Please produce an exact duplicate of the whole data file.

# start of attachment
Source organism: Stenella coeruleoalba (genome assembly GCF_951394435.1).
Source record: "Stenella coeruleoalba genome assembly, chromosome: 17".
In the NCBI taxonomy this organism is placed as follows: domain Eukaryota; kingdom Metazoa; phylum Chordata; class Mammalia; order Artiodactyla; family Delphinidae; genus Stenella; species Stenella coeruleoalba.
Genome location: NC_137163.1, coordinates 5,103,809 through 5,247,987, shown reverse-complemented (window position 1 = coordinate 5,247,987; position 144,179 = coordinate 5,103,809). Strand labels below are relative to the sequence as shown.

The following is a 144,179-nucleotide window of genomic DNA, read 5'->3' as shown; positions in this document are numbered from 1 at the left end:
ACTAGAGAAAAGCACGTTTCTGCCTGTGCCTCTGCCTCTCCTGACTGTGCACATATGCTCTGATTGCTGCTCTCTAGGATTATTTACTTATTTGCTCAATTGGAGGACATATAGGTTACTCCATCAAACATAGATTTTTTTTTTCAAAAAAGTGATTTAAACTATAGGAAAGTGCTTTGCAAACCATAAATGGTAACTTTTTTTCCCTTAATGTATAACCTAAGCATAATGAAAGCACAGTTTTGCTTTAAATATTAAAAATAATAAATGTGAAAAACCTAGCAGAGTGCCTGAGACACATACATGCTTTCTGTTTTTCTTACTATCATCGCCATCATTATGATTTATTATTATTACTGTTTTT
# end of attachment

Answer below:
Source organism: Stenella coeruleoalba (genome assembly GCF_951394435.1).
Source record: "Stenella coeruleoalba genome assembly, chromosome: 17".
In the NCBI taxonomy this organism is placed as follows: domain Eukaryota; kingdom Metazoa; phylum Chordata; class Mammalia; order Artiodactyla; family Delphinidae; genus Stenella; species Stenella coeruleoalba.
Genome location: NC_137163.1, coordinates 5,103,809 through 5,247,987, shown reverse-complemented (window position 1 = coordinate 5,247,987; position 144,179 = coordinate 5,103,809). Strand labels below are relative to the sequence as shown.

The following is a 144,179-nucleotide window of genomic DNA, read 5'->3' as shown; positions in this document are numbered from 1 at the left end:
ACTAGAGAAAAGCACGTTTCTGCCTGTGCCTCTGCCTCTCCTGACTGTGCACATATGCTCTGATTGCTGCTCTCTAGGATTATTTACTTATTTGCTCAATTGGAGGACATATAGGTTACTCCATCAAACATAGATTTTTTTTTTCAAAAAAGTGATTTAAACTATAGGAAAGTGCTTTGCAAACCATAAATGGTAACTTTTTTTCCCTTAATGTATAACCTAAGCATAATGAAAGCACAGTTTTGCTTTAAATATTAAAAATAATAAATGTGAAAAACCTAGCAGAGTGCCTGAGACACATACATGCTTTCTGTTTTTCTTACTATCATCGCCATCATTATGATTTATTATTATTACTGTTTTT